Rev Neil Barber writes:
At St Giles’ Church in Derby we have a regular outreach event we call “Reasonable Faith”. We like tackling the questions unbelievers often ask and Christians may ask too, helping people grasp some of the best in Christian ‘apologetics’, that is reasons for the faith we have. When all our church activities went on-line during the pandemic, we made a quick decision to include these evenings as a part of our gatherings despite the challenges of making them accessible to visitors and enquirers.
We live in a parish where 38% of the population is from an Asian background. Our building is opposite one mosque and next-door-but-three to another one! So, I contacted Andy Bannister out of the blue, he didn’t know me from Adam, but I’d seen a lot of him on the internet and read some of his stuff on Islam. I asked if he’d be willing to give a 20 minute talk via Zoom one Sunday evening. We specifically wanted an event that our Muslim friends would want to come to, so we asked Andy to address the subject: Why does a Muslim need the Jesus of the Bible? How does the true Jesus relate to Islam?
Andy jumped at the chance and in no time at all there he was talking to 70 people including a good number of friends including two 2 Muslims. We’re very much learning how to hold out the word of life to them.
Andy was interviewed and then he gave his talk. We held our breath as we invited questions through the Zoom ‘chat’. We needn’t have worried. The questions came thick and fast – it was exciting! They were wide-ranging and uncompromising and Andy wasn’t phased by any of them. His expert insight and gracious manner was very evident and, to those whose hearts were open, he spoke clearly of the gospel of grace. Andy did a great job at engaging when it’s easy to be fearful and he gave our church a taste for what it might look like to love our Muslim neighbours while telling the truth. We’re hoping to have Andy back to help some more in future.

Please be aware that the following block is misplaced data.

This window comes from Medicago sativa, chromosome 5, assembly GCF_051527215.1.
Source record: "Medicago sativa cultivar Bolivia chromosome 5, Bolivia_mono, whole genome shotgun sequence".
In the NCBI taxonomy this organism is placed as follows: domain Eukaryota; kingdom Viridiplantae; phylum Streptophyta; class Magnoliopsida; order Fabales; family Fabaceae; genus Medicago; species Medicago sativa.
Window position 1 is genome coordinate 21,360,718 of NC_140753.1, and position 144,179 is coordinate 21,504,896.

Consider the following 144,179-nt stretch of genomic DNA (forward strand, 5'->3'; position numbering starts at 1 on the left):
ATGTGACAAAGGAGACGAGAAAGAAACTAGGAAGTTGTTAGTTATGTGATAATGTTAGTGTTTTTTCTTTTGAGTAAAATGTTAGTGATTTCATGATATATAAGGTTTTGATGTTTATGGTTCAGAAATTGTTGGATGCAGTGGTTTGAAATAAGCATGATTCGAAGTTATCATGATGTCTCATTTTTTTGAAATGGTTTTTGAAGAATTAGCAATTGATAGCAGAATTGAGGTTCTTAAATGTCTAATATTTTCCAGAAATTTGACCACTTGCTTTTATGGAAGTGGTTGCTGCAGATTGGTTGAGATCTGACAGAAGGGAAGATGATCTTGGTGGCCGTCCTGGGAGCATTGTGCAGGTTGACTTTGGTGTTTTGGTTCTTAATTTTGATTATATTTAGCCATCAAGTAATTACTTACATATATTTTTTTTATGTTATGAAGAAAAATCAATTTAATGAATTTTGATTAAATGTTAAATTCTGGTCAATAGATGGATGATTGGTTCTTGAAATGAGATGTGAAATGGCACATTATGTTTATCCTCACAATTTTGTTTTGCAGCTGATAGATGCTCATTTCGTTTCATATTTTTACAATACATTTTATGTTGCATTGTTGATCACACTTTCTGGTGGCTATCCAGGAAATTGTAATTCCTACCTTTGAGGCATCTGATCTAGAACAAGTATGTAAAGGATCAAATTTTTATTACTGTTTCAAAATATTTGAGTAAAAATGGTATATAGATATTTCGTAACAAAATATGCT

Andy Bannister recalls:
It was great to be invited by St Giles Church to participate in their ‘Reasonable Faith’ evening. My talk was about “Jesus in Islam and Christianity”. Most Christians are unaware that The Qur’an mentions Jesus over ninety times, and includes reports of his virgin birth, affirms his miracles and describes him using some highly elevated titles. The Islamic view of Jesus is problematic however – because his role doesn’t seem to fit his titles. He is variously described as ‘A Word from Allah’, ‘A Spirit from Allah’, and even “The Messiah”; but then doesn’t seem to be given a role which is accordance with these.
I argued that these titles were borrowed from the New Testament gospels, and the only way to really grasp the significance of them is to investigate what they mean there in their original setting.
Of course one of the biggest stumbling blocks to Muslims is that Christians worship Jesus. Jesus is worshipped throughout the New Testament, Christians pray to Him, they call on His name and believe He is the Son of God. All of this is of course, very difficult for Muslims to comprehend.
I argued that Jesus was either the most useless religious figure in history, who didn’t want to be worshipped but failed to communicate that to his followers or he really should be worshipped! So I looked at 5 pieces of evidence that show that Jesus really did make those exalted claims. Firstly the titles Jesus used for himself which include “Lord of the Sabbath” and “The Son of Man” from Daniel 7. Then he forgave people’s sins, told people to pray in his name and then placed his words alongside scripture. Old Testament prophets would say, ‘Thus says The Lord’; but Jesus said, ‘truly I say to you’! It’s no wonder then when Jesus was questioned about His identity by Caiaphas, the High Priest, Caiaphas tore his robes and cried, “Blasphemy!” at Jesus’ answers.
It’s clear that Jesus identified Himself with God and was telling the truth, or was a liar, or was a lunatic. C.S. Lewis’ famous ‘Trilemma’ comes into sharp focus when you read the words of Jesus.
The vicar, Neil Barber has invited us to go back to Derby and do some more work with them in the future. It’s really good to see a local church who (as unlocking from Covid-19 begins), have their eyes firmly on evangelism. The temptation for churches is to become introspective, and worry more about facilitating their own programmes than about reaching the lost. St Giles’ are setting us all a great example by being intentionally missional.